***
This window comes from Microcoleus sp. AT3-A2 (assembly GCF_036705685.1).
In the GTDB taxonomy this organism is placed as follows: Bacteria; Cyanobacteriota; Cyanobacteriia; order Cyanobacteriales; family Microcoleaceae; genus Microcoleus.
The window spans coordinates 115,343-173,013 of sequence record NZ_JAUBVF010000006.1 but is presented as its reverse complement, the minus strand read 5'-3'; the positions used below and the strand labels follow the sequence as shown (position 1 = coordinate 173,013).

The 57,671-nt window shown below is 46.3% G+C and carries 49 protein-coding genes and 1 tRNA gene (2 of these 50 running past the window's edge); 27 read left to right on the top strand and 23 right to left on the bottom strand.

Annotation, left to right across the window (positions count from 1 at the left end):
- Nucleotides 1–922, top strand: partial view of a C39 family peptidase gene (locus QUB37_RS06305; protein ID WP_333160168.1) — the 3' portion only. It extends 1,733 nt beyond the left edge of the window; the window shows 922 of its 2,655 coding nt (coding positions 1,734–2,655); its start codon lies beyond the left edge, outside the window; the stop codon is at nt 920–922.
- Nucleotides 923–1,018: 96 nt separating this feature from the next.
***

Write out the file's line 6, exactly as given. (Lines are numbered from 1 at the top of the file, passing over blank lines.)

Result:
- Nucleotides 1–922, top strand: partial view of a C39 family peptidase gene (locus QUB37_RS06305; protein ID WP_333160168.1) — the 3' portion only. It extends 1,733 nt beyond the left edge of the window; the window shows 922 of its 2,655 coding nt (coding positions 1,734–2,655); its start codon lies beyond the left edge, outside the window; the stop codon is at nt 920–922.